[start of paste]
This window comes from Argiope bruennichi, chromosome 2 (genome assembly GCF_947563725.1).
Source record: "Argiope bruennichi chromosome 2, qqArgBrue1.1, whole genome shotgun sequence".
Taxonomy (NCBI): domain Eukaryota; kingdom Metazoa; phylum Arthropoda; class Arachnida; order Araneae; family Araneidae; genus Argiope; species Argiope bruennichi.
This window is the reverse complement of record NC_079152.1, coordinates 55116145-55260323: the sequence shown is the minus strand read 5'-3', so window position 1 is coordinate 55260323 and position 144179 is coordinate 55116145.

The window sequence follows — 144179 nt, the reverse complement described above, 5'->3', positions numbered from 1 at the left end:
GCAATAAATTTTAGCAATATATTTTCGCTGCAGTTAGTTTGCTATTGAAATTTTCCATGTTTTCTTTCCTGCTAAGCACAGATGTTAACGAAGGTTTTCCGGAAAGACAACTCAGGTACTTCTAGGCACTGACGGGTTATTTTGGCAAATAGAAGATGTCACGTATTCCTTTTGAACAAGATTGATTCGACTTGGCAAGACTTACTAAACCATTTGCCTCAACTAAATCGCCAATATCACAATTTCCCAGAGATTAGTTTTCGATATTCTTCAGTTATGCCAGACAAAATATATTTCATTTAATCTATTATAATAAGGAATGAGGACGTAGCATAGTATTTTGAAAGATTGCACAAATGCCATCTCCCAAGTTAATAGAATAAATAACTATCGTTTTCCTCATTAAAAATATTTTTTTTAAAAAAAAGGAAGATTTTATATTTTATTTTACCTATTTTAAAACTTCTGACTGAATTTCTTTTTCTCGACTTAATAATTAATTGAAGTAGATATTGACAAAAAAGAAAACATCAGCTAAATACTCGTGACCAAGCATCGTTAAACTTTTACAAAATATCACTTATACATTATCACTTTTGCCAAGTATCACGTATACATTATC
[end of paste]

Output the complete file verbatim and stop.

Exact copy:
This window comes from Argiope bruennichi, chromosome 2 (genome assembly GCF_947563725.1).
Source record: "Argiope bruennichi chromosome 2, qqArgBrue1.1, whole genome shotgun sequence".
Taxonomy (NCBI): domain Eukaryota; kingdom Metazoa; phylum Arthropoda; class Arachnida; order Araneae; family Araneidae; genus Argiope; species Argiope bruennichi.
This window is the reverse complement of record NC_079152.1, coordinates 55116145-55260323: the sequence shown is the minus strand read 5'-3', so window position 1 is coordinate 55260323 and position 144179 is coordinate 55116145.

The window sequence follows — 144179 nt, the reverse complement described above, 5'->3', positions numbered from 1 at the left end:
GCAATAAATTTTAGCAATATATTTTCGCTGCAGTTAGTTTGCTATTGAAATTTTCCATGTTTTCTTTCCTGCTAAGCACAGATGTTAACGAAGGTTTTCCGGAAAGACAACTCAGGTACTTCTAGGCACTGACGGGTTATTTTGGCAAATAGAAGATGTCACGTATTCCTTTTGAACAAGATTGATTCGACTTGGCAAGACTTACTAAACCATTTGCCTCAACTAAATCGCCAATATCACAATTTCCCAGAGATTAGTTTTCGATATTCTTCAGTTATGCCAGACAAAATATATTTCATTTAATCTATTATAATAAGGAATGAGGACGTAGCATAGTATTTTGAAAGATTGCACAAATGCCATCTCCCAAGTTAATAGAATAAATAACTATCGTTTTCCTCATTAAAAATATTTTTTTTAAAAAAAAGGAAGATTTTATATTTTATTTTACCTATTTTAAAACTTCTGACTGAATTTCTTTTTCTCGACTTAATAATTAATTGAAGTAGATATTGACAAAAAAGAAAACATCAGCTAAATACTCGTGACCAAGCATCGTTAAACTTTTACAAAATATCACTTATACATTATCACTTTTGCCAAGTATCACGTATACATTATC